Author: Glen Rounds
Publisher: Holiday House; Hardcover Picture book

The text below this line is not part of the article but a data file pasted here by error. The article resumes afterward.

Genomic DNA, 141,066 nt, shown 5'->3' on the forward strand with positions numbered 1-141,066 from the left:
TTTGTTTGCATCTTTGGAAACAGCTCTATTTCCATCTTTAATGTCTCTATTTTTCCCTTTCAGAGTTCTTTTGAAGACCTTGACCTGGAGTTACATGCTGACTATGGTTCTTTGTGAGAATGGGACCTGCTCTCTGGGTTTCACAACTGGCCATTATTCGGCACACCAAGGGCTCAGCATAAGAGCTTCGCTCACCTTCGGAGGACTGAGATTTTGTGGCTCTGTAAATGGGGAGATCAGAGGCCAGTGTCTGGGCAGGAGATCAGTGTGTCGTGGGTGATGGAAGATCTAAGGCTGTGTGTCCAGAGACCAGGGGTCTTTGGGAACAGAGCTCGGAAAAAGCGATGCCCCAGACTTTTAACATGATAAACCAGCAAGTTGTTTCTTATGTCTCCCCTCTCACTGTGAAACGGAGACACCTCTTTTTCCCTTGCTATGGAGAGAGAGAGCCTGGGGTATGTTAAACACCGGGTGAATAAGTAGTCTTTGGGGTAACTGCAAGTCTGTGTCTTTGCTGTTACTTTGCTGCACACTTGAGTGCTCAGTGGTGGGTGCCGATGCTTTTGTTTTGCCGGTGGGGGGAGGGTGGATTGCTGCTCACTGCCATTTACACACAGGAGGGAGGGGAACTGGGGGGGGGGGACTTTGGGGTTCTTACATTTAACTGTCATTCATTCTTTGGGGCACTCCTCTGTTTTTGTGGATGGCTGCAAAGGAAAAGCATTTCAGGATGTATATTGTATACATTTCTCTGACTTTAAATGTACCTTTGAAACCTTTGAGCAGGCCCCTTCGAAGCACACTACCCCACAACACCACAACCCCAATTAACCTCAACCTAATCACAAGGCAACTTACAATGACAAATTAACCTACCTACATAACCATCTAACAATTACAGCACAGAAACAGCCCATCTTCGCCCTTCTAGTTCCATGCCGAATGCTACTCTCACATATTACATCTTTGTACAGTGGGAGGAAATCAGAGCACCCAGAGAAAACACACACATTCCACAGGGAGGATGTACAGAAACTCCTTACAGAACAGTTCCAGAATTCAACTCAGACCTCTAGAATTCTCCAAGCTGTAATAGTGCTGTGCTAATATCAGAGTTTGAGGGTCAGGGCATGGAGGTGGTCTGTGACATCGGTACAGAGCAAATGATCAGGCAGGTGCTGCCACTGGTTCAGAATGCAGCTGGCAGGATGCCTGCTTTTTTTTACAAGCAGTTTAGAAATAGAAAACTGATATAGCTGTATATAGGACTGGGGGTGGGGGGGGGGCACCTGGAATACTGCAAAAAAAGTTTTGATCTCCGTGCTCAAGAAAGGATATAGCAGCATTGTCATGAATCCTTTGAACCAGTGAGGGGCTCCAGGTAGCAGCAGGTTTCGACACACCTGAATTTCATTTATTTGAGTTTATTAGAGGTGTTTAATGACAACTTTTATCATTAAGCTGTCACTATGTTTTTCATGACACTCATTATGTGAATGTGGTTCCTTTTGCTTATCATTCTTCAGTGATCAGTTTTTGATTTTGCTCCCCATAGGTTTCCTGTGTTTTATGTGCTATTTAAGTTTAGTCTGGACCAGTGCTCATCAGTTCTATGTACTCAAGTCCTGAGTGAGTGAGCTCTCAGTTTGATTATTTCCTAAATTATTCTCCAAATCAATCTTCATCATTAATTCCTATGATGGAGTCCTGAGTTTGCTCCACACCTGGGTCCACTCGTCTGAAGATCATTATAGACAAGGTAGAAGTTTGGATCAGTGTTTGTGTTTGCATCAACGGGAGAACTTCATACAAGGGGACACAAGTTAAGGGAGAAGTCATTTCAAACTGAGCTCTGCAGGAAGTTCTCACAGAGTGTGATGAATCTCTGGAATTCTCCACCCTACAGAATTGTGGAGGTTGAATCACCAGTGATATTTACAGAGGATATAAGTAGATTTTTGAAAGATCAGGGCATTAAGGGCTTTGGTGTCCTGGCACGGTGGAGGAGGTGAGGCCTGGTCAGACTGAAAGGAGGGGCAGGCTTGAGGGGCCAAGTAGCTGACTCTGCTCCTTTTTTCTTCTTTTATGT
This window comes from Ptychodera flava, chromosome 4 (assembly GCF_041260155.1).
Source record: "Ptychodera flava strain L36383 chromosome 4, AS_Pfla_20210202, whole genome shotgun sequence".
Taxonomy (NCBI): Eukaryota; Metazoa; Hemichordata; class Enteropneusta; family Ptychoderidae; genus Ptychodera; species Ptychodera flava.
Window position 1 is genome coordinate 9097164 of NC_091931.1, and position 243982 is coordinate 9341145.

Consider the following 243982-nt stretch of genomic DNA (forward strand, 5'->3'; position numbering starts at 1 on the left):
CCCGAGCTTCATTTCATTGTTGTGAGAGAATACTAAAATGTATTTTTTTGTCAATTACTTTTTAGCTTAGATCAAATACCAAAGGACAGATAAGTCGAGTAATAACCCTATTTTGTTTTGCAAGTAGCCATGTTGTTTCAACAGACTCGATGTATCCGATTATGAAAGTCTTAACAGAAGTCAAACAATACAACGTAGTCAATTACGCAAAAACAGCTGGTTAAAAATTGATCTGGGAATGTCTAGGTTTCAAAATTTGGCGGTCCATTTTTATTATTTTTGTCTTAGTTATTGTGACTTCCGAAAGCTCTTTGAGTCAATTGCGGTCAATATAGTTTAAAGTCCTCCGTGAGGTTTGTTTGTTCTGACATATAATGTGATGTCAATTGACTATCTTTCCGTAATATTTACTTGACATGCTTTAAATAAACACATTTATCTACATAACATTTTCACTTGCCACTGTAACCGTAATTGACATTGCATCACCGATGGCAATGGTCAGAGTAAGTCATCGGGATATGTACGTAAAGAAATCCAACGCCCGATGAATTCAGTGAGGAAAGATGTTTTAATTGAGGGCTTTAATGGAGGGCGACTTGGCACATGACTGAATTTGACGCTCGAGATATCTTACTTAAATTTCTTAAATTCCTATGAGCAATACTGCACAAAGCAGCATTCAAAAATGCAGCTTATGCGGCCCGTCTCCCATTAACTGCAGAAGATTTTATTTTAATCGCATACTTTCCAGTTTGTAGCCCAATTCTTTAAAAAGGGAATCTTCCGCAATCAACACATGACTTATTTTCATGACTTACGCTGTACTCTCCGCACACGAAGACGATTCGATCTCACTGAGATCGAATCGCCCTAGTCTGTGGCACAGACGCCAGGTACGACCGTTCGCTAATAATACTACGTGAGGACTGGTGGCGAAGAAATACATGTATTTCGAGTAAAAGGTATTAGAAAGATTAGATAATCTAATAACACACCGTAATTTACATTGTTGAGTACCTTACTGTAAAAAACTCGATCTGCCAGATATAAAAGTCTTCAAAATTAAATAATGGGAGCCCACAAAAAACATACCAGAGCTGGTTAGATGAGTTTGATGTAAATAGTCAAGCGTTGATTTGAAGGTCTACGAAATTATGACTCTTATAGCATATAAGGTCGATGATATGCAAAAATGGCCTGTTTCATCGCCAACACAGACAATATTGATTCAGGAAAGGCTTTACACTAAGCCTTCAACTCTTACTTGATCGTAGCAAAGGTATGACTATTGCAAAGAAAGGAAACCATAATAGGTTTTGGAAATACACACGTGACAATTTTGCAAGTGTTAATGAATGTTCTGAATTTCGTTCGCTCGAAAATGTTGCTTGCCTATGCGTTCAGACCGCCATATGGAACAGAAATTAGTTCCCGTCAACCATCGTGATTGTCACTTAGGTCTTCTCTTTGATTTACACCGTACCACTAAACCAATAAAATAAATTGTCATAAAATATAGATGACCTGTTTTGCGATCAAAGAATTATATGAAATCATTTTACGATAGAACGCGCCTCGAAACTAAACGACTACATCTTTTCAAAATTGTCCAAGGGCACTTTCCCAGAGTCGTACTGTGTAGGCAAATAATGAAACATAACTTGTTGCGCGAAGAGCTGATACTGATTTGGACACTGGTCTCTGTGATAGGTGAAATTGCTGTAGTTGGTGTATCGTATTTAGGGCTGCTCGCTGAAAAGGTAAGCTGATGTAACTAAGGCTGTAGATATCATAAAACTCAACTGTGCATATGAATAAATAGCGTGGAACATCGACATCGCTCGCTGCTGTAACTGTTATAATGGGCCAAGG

One of the first concerns of the settler in any new country is for shelter to protect himself and his family. To the colonists who settled on our Atlantic Coast, housing presented little difficulty, for timber for building purposes was plentiful. But as the American frontier moved westward to the treeless plains beyond the Missouri River, homeseekers were forced to look for other means of shelter. This is a lively, absorbing account of the early settlers of the Middle Border--the part of the High Plains that later became the states of Kansas, Nebraska, and the Dakotas. It describes how these homesteaders first lived in cavelike dugouts, and later learned to use the tough buffalo grass sod to build houses above ground. It tells too about the peculiar housekeeping problems, about the settlers' "play parties and dances," and of the cyclone cellars or "fraid holes" that were as essential on the plains as a house. In words and dozens of drawings, Glen Rounds here recreates with immediacy and authenticity--and frequently with wry humor--a part of American frontier life that has been almost forgotten.